Preschool (Three to Five Years)

Three to Four Years Old

What should my child be able to do?

Hearing and Understanding Talking
  • Hears you when you call from another room.
  • Hears television or radio at the same loudness level as other family members.
  • Answers simple “who?”, “what?”, “where?”, and “why?” questions.
  • Talks about activities at school or at friends’ homes.
  • People outside of the family usually understand child’s speech.
  • Uses a lot of sentences that have 4 or more words.
  • Usually talks easily without repeating syllables or words.

What can I do to help?

  • Cut out pictures from old catalogs. Then make silly pictures by gluing parts of different pictures together in an improbable way. For example, glue a picture of a dog to the inside of a car as if the dog is driving. Help your child explain what is silly about the picture.
  • Sort pictures and items into categories, but increase the challenge by asking your child to point out the item that does not belong in a category. For example, a baby does not belong with a dog, cat and mouse. Tell your child that you agree with his or her answer because a baby is not an animal.
  • Expand vocabulary and the length of your child’ s utterances by reading, singing, talking about what you are doing and where you are going, and saying rhymes.
  • Read books that have a simple plot, and talk about the story line with your child. Help your child to retell the story or act it out with props and dress-up clothes. Tell him or her your favorite part of the story and ask for his or her favorite part.
  • Look at family pictures, and have your child explain what is happening in each one.
  • Work on comprehension skills by asking your child questions. Have him or her try to fool you with his or her own questions. Make this game playful by pretending that you have been fooled by some of his or her really hard questions.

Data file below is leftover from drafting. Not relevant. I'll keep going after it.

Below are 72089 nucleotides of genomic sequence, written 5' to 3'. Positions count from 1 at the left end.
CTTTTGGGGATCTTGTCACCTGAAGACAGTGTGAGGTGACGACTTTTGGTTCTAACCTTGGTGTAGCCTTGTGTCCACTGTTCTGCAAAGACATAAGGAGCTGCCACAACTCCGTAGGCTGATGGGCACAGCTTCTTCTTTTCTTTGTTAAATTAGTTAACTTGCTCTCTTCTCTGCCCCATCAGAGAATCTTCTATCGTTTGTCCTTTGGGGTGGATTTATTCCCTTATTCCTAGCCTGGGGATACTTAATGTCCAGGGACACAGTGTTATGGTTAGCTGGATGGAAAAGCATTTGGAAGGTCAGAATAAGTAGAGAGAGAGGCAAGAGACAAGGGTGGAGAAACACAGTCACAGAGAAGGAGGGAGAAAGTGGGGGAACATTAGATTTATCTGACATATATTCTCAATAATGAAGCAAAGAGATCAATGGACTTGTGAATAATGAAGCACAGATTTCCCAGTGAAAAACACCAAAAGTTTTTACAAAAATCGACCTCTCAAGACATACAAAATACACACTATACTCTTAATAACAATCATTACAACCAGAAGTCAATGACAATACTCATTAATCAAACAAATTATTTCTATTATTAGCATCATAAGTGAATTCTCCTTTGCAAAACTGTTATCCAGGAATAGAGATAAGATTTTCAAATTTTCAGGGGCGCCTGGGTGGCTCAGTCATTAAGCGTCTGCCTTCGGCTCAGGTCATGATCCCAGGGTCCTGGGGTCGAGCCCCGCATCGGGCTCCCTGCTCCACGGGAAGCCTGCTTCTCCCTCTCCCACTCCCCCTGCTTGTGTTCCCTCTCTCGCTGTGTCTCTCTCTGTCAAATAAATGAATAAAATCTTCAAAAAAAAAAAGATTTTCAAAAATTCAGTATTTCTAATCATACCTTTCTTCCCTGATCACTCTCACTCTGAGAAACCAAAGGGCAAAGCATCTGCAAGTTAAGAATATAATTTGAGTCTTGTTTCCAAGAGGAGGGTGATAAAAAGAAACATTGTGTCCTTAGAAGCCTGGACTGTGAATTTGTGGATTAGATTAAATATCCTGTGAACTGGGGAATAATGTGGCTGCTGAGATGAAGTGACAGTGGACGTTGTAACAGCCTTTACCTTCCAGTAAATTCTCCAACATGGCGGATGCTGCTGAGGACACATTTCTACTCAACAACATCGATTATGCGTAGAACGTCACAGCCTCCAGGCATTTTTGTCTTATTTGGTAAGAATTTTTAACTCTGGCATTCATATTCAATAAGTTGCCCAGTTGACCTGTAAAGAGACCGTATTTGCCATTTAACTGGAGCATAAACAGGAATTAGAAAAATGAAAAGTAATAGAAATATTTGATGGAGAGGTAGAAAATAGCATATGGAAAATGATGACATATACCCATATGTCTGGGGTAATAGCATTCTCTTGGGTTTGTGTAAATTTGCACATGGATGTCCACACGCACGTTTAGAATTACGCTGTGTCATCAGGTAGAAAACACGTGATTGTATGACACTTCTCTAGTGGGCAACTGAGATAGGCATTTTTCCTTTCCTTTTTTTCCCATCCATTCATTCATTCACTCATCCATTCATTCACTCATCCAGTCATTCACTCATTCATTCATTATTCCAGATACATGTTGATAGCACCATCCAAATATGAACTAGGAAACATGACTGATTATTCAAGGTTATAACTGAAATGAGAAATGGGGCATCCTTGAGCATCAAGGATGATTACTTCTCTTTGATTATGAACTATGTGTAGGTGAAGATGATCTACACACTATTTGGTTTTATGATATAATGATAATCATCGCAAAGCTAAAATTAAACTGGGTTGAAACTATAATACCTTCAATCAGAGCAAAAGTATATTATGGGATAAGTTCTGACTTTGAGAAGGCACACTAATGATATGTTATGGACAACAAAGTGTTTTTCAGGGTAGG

• Expand on social communication and storytelling skills by “acting out” typical scenarios (e.g., cooking food, going to sleep, or going to the doctor) with a dollhouse and its props. Do the same type of role-playing activity when playing dress-up. As always, ask your child to repeat what he or she has said if you do not understand it completely. This shows that what he or she says is important to you.

– See more at: http://www.asha.org/public/speech/development/34.htm#sthash.9fRcxjFV.dpuf

Four to Five Years Old

What should my child be able to do?

What should my child be able to do?

Hearing and Understanding Talking
  • Pays attention to a short story and answers simple questions about them.
  • Hears and understands most of what is said at home and in school.
  • Uses sentences that give lots of details (“The biggest peach is mine”).
  • Tells stories that stick to topic.
  • Communicates easily with other children and adults.
  • Says most sounds correctly except a few like  best online pharmacy to buy isotretinoin l, s, r, v, z, ch, sh, th.
  • Says rhyming words.
  • Names some letters and numbers.
  • Uses the same grammar as the rest of the family.

What can I do to help?

  • Talk about spatial relationships (first, middle, and last; right and left) and opposites (up and down, big and little).
  • Offer a description or clues and have your child identify what you are describing.